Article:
If you read the first page then you know that I give a nod to Vertex 3s as the fastest MLC based 2.5" SSD. I consider that plenty of love. :) .

    We'll discuss the lower capacity m4s in another article. FYI, I suggest that you read page 5 and page 6. We are not testing FOB. We are testing steady state. That's part of the reason the SF-based drives are behaving differently with incompressible data.

    On your second point, this is in no way targeted toward an enterprise environment (that's what Z-drives are for). There is no redundancy in the array if a single SF controller fails. The whole card is a dud afterward. You can add higher level redundancy, but enterprise customers have so far been nervous on SandForce products. Plus, there's a general preference for hardware vs. software redundancy. (That's them talking not me). Overall, this makes it unacceptable for any enterprise class workload.




  • 0 Hide
    Supertrek32 , June 28, 2011 5:54 PM
    You know, almost any application that would actually benefit from these speeds won't be very effective on these drives. Why? Not enough storage space.

    It's like having a car that can do 300 miles an hour, but can only carry enough fuel to go 20 miles. Does it have a niche? Yeah. Is it practical? Not really.
  • 0 Hide
    cronos177 , June 28, 2011 6:13 PM
    In a couple of years I see them for like 1/2 the price. ONLY worth it for people who earn their paychecks based on the ability to finish task faster. that's the sole purpose at the moment.
  • 1 Hide
    guzami77 , June 28, 2011 6:16 PM
    I have the X2 100GB... im not that impressed. The speed isnt meeting specs, and other hardware/software doesnt always like a PCIe(non-standard) hard drive. Also dont forget you cant overclock your PCIe voltage with one of these...
  • 0 Hide
    acku , June 28, 2011 6:18 PM
    guzami77I have the X2 100GB... im not that impressed. The speed isnt meeting specs, and other hardware/software doesnt always like a PCIe(non-standard) hard drive. Also dont forget you cant overclock your PCIe voltage with one of these...


    I really recommend that you update the firmware. I do notice a speed difference. If you've seen our compressible benchmarks, then you know that over time the RevoDrive X2 can perform poorly. The lack of TRIM doesn't help. :( 
  • 1 Hide
    chefboyeb , June 28, 2011 6:20 PM
    The prices are too steep tho...
  • 0 Hide
    compton , June 28, 2011 6:36 PM
    This is an excellent exploration of SSD performance in general. Without the benefit of storage benches I myself have been wondering why one of my SSDs seems so much faster that the other, when it seems at face value that the answer should be clear.

    As far as OCZ goes, people who can benefit from this drive are a small group, but I'm not exactly sure who that is. Sure, its fantastically fast, and faster is better, but most people would tragically under-utilize a product like this. Since it's clearly not for enterprise use, I just have to guess what a typical user looks like for this device. Is it the high end media creation freelancer? Someone who makes their bones with Photoshop? Who knows? I want one, even though I'd clearly be better served by a more pedestrian drive. It's clearly destined for the "Cool Wall".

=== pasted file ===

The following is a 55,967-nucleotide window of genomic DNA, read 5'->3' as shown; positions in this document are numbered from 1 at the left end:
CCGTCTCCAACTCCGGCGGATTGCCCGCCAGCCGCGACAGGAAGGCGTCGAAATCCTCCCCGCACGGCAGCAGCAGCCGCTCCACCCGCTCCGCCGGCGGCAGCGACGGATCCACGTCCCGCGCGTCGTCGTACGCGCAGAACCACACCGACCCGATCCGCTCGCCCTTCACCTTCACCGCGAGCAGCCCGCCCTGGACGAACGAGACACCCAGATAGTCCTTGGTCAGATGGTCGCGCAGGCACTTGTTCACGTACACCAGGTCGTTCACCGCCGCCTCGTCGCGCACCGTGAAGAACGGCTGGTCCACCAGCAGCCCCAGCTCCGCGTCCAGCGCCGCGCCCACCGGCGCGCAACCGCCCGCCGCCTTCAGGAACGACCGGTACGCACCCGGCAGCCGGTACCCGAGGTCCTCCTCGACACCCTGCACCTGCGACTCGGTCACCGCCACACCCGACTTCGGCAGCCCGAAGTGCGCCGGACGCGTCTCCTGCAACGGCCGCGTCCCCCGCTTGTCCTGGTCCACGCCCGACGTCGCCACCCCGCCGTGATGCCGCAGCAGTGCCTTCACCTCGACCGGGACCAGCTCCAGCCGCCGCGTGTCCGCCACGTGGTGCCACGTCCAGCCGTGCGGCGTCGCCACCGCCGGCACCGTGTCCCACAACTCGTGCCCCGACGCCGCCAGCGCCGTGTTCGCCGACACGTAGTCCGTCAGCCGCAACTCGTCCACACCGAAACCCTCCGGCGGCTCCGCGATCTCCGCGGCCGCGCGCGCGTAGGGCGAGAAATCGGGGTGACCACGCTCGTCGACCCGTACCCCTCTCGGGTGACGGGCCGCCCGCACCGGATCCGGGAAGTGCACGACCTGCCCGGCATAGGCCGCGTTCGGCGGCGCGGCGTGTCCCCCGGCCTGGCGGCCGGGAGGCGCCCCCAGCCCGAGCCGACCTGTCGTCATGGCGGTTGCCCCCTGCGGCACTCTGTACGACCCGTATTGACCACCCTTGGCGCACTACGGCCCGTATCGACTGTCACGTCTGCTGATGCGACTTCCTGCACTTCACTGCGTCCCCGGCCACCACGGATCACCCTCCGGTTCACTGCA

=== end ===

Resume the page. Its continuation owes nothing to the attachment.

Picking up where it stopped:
• 2 Hide
    acku , June 28, 2011 6:43 PM
    Ok. I feel like I need to clear up some confusion. Some sites are reporting TRIM support and we're saying there is no TRIM support.

    The RevoDrive 3 X2 has hardware support for TRIM through VCA 2.0. This much is true, but you can't use TRIM because of a software problem. As for why?

    OCZ has a problem getting the TRIM command to the RevoDrive 3 X2, because it uses SCSI commands over PCIe, hence StorPort SCSI drivers. The TRIM command is out of the question because it's technically part of SATA. The only alternative is Unmap, which is to SCSI what TRIM is to SATA. Unfortunately, Windows does not support Unmap as part of its native driver stack. Furthermore, TRIM commands are only issued by Windows 7 when you empty the Recycle Bin, but you must have your SSD set to AHCI (part of SATA). Obviously this different from SCSI. So effectively no TRIM. :( 

    We have been in contact with the Windows driver team and OCZ, so we know that a fix is being explored. If it materializes, that's another matter....

    (RevoDrive and RevoDrive X2 don't don't support TRIM at the hardware level, so the issue is moot for them.)

    Cheers,
    Andrew Ku
    TomsHardware.com
  • 2 Hide
    Niva , June 28, 2011 6:47 PM
    Ideal user would run massive databases that need tons of accesses all the time. Are there drivers for linux for this? Small business server with the right usage will make this worth it. Also the 'trim' issue should be a non-issue under linux whereas win 7 apparently doesn't include the unmap command.
  • 2 Hide
    christop , June 28, 2011 9:05 PM
    Crazy fast!!!
  • 0 Hide
    warmon6 , June 28, 2011 9:45 PM
    __-_-_-__$700?! wow that's a nice price. Though performance @1.25gbps is kind of low for a pci-e solution. there's already on the market +2gbps. anyway those cost +$7000!I'm going to wait and see if there's any defect with this ssd's...


    Where you get Gbps (= Gigabits) from? ;)  http://en.wikipedia.org/wiki/Data_rate_units#Suffix:_b_vs_B

    Were talking about GBps (Gigabytes). :p 
Display more comments